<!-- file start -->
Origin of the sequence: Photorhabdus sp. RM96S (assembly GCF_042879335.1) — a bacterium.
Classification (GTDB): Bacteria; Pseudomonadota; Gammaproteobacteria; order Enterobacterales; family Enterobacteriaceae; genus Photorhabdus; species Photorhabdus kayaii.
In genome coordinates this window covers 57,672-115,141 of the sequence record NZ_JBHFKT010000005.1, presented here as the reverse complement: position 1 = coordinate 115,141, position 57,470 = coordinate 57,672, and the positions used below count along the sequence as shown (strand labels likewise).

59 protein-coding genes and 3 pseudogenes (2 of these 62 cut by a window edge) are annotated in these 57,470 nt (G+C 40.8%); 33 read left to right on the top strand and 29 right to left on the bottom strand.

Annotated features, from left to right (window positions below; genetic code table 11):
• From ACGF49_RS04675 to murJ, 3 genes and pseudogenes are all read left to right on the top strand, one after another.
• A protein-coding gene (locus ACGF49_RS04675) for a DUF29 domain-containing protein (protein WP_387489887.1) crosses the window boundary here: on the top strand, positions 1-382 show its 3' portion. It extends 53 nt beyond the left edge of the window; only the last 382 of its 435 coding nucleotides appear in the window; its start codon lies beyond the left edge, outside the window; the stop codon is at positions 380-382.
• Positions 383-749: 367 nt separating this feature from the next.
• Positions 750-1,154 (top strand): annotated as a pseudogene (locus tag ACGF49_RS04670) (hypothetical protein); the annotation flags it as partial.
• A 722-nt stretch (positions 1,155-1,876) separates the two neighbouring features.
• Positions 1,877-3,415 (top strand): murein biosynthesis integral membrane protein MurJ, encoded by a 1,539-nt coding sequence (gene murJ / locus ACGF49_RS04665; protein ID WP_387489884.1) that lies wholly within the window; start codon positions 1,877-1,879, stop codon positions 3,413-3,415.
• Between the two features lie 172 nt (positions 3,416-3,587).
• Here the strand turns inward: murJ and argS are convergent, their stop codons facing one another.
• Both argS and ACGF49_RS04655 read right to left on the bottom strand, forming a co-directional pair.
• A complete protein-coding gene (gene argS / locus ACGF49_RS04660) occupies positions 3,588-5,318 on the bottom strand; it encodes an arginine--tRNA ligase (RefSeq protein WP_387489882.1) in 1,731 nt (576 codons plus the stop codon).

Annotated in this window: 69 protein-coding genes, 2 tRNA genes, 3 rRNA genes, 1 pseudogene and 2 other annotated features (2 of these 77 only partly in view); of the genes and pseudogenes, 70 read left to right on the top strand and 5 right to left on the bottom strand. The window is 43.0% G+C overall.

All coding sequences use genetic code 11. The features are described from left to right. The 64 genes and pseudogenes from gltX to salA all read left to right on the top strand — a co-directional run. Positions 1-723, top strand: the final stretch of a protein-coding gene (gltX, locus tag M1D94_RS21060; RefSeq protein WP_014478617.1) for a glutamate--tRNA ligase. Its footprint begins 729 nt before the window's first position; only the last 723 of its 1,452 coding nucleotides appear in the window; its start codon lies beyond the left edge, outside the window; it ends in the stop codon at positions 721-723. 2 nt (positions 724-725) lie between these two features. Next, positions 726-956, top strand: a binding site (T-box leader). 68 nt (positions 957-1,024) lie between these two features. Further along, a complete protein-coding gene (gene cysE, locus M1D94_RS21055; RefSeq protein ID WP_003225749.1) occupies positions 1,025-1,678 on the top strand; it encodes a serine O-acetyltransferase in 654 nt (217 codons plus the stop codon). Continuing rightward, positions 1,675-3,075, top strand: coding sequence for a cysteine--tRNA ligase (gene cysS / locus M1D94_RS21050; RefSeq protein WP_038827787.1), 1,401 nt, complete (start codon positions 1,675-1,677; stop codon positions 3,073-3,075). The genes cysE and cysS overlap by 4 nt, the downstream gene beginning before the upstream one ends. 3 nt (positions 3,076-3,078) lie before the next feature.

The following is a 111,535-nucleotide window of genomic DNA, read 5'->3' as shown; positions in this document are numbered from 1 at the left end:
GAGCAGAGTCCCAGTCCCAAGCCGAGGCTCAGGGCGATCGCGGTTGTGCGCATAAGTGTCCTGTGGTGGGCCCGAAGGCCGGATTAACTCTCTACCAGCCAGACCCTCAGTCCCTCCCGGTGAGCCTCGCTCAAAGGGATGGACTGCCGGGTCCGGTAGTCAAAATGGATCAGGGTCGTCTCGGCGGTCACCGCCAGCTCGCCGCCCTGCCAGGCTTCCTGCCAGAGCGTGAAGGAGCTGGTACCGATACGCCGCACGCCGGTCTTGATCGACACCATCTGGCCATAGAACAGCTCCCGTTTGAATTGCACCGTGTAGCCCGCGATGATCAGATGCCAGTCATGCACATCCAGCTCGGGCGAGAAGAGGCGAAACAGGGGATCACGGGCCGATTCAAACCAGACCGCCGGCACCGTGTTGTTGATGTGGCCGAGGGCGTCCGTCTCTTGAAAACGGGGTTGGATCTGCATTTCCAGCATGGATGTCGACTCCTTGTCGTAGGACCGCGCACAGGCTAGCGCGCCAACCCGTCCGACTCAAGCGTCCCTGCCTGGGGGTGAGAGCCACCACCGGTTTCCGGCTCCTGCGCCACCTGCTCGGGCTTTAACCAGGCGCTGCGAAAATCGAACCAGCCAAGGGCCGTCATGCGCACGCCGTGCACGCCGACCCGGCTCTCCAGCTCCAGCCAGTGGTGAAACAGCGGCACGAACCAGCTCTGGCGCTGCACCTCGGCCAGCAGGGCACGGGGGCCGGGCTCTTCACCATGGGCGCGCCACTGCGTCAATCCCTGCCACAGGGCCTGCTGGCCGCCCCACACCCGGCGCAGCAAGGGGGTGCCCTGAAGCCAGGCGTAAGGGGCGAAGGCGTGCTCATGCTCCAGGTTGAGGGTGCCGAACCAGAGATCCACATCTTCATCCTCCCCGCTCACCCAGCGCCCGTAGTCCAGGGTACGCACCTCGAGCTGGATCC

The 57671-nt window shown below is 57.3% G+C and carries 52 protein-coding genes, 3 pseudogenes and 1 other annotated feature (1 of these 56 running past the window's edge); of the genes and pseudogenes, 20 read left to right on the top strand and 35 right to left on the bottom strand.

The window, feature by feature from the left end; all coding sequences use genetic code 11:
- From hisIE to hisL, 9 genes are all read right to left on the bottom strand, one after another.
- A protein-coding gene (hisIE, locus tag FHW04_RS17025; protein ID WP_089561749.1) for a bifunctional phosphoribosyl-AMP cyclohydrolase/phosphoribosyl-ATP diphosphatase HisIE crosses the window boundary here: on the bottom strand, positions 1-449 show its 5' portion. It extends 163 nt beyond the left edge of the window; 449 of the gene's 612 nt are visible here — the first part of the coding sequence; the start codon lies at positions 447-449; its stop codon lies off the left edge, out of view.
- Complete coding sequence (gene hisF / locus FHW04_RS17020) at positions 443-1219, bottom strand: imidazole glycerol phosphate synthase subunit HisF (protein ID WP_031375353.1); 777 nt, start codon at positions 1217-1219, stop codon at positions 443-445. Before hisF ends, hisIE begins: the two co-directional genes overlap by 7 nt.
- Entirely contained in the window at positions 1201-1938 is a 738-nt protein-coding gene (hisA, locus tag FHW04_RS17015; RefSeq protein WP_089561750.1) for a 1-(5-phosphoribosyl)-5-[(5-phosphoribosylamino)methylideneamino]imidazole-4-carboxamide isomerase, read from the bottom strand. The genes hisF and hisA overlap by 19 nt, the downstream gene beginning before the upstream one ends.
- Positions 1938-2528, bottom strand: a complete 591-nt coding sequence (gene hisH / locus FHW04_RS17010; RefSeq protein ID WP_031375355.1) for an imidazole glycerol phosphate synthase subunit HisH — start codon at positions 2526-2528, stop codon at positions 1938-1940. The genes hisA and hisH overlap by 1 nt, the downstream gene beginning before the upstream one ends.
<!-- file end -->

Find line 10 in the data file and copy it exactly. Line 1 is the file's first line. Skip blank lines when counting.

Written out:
• A 722-nt stretch (positions 1,155-1,876) separates the two neighbouring features.